Usman claims Kukah’s approach would cause another religious crisis in the country. Kaduna, her home state, has witnessed many conflicts between Christians and Muslims, which have polarized the population and ended in high death tolls. In Kaduna, Christians and Muslims rarely live together because of this history.
“If [Kukah] is really worried about the Almajiri issue, like most of us, he can make contributions by giving advice. We want to see his contributions to the orphans and vulnerable children who are Christians. We say no to Father Kukah’s Almajiri project,” Usman said.
Burden of Almajiri Children
Despite the opposition, initiatives like Kukah’s are urgently needed in northern Nigeria, which has lagged behind in literacy rate compared to the south, despite getting requisite funding.
The most recent data on literacy published by the National Bureau of Statistics shows that the huge gap in educational development between southern and northern Nigeria has not improved 59 years after independence from British rule.
Many factors are fueling the rise in numbers of Almajiri children, such as the Boko Haram crisis, herdsmen killings, disease, natural disasters, domestic violence, and rising poverty. These problems have torn families apart and increased the number of orphans and vulnerable children in Nigeria, estimated to be 17.5 million.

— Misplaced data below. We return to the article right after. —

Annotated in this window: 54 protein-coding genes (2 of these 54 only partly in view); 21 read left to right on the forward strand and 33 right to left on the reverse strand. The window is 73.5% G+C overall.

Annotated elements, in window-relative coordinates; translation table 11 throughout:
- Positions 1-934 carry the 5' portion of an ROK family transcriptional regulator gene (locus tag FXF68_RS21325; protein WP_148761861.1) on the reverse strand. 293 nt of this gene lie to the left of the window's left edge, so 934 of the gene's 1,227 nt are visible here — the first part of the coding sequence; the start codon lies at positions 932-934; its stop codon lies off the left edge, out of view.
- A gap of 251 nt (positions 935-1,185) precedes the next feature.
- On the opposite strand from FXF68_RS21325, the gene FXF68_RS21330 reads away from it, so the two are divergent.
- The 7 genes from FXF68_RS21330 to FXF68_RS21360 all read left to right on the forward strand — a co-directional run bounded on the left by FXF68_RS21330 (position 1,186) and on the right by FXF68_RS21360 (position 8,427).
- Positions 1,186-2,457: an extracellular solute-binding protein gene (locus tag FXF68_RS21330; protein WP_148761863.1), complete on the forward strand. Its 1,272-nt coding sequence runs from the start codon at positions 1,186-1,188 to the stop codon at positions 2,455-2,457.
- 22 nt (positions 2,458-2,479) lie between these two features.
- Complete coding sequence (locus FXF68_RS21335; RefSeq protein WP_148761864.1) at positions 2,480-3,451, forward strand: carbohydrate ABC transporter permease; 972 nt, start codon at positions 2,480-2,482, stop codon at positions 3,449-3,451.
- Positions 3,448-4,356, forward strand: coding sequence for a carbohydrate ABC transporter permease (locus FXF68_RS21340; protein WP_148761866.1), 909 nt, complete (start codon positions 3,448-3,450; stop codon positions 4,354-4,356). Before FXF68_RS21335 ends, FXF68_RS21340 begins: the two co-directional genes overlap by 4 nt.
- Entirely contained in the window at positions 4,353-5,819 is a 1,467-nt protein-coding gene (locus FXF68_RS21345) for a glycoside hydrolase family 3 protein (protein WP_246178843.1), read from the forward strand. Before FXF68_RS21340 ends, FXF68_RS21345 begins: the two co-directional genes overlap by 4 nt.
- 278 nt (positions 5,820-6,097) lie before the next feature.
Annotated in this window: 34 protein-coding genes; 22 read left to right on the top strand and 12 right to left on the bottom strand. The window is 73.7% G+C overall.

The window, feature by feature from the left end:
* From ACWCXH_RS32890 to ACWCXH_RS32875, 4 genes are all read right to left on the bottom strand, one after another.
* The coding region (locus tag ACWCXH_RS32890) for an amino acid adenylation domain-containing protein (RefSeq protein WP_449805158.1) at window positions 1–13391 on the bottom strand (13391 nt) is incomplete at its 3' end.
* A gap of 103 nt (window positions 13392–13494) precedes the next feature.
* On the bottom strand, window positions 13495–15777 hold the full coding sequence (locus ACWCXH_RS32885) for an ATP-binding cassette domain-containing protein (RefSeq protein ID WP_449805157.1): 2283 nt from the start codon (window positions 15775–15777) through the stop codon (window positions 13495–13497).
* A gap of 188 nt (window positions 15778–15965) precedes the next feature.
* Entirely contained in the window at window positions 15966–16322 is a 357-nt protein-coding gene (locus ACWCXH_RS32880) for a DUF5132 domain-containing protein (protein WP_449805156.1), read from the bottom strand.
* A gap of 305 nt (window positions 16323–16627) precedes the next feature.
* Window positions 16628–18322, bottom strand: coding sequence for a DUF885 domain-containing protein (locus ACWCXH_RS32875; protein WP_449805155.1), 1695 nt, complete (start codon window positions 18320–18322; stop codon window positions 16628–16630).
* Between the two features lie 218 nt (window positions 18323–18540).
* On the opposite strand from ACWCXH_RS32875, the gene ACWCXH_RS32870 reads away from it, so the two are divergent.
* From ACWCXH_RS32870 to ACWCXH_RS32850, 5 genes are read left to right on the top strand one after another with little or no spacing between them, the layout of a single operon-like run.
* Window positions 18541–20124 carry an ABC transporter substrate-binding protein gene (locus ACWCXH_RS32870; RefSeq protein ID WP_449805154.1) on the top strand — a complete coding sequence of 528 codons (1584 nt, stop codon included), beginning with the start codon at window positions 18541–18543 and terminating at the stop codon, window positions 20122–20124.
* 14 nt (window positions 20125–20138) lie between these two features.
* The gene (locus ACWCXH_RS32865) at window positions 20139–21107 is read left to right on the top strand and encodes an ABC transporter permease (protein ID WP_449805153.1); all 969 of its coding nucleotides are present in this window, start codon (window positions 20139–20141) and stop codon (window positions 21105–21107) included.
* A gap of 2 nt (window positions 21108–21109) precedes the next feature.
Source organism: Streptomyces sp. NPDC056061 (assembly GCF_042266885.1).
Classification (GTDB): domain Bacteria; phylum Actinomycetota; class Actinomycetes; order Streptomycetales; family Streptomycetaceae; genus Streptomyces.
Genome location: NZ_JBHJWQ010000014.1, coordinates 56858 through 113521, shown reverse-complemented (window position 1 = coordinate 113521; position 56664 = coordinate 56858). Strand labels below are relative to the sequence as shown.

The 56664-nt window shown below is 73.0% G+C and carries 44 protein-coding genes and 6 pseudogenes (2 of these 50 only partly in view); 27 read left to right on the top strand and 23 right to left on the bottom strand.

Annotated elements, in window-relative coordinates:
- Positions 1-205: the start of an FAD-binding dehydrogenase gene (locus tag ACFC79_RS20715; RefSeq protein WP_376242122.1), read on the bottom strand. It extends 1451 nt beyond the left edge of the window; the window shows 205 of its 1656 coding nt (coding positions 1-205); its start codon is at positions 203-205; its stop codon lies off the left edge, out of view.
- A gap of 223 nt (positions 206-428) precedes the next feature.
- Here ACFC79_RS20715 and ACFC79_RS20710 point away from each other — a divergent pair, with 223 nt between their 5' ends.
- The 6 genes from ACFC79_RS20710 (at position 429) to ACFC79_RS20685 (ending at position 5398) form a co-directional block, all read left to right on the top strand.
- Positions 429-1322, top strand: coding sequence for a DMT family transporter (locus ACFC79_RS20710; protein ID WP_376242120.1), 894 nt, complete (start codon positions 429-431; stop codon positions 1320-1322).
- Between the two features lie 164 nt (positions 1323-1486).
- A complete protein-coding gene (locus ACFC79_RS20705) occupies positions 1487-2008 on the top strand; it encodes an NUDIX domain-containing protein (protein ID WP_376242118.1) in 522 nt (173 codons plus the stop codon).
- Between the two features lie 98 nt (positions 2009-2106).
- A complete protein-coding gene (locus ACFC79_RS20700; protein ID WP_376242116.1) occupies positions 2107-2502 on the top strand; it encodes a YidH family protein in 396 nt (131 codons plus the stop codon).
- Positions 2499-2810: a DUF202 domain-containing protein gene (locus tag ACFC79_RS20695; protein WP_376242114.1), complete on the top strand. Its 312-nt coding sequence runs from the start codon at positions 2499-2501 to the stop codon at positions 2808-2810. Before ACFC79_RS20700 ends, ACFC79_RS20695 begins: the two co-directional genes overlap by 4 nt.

Hakeem Hassan, 7, is one of these depressing statistics. He took to the streets when his family could not afford to feed him. His experience symbolizes the child labor Almajiris are subject to in order to survive.
“I met Hassan on the streets. He dropped out of school because his parents could not afford his school fees. Last year, Hassan was spotted on the street working as a cobbler,” said Garba, who is also the project manager of the NGO Transparency and Development Information Initiative.
Garba is worried that the opposition to the Kukah initiative will adversely affect children like Hassan, who are determined to succeed in life. He urges religious leaders to stop bickering about the issue but look at it holistically.
For him, adoption of Almajiris by some Catholic groups is not new in the region and has lessened the Almajiris’ burden. He cited the cases of some Almajiris adopted by Catholic mission groups in northern Nigeria who have not had to change their religion in the process.
“I am a Muslim, but I condemn in strong terms MURIC’s statement to stop a gesture that can change the future of these children. It is unfortunate that people who don’t have solutions to these problems are busy trying to stop others who have good intentions,” Garba said.
“Our governments do not have genuine plans for these children and it is annoying that some groups would rather oppose Kukah’s initiative than proffer a solution to the Almajiri problem. We should never allow religion to hold us backward. The cost of not helping these children will be huge in the future.”
In his statement, MURIC’s Akintola said there are existing Muslim NGOs that could deal with the problem and called on Kukah to join with them instead of implementing his own initiative. He also appealed to foreign donors to fund Muslim NGOs instead of Christian organizations, claiming a bias in funding.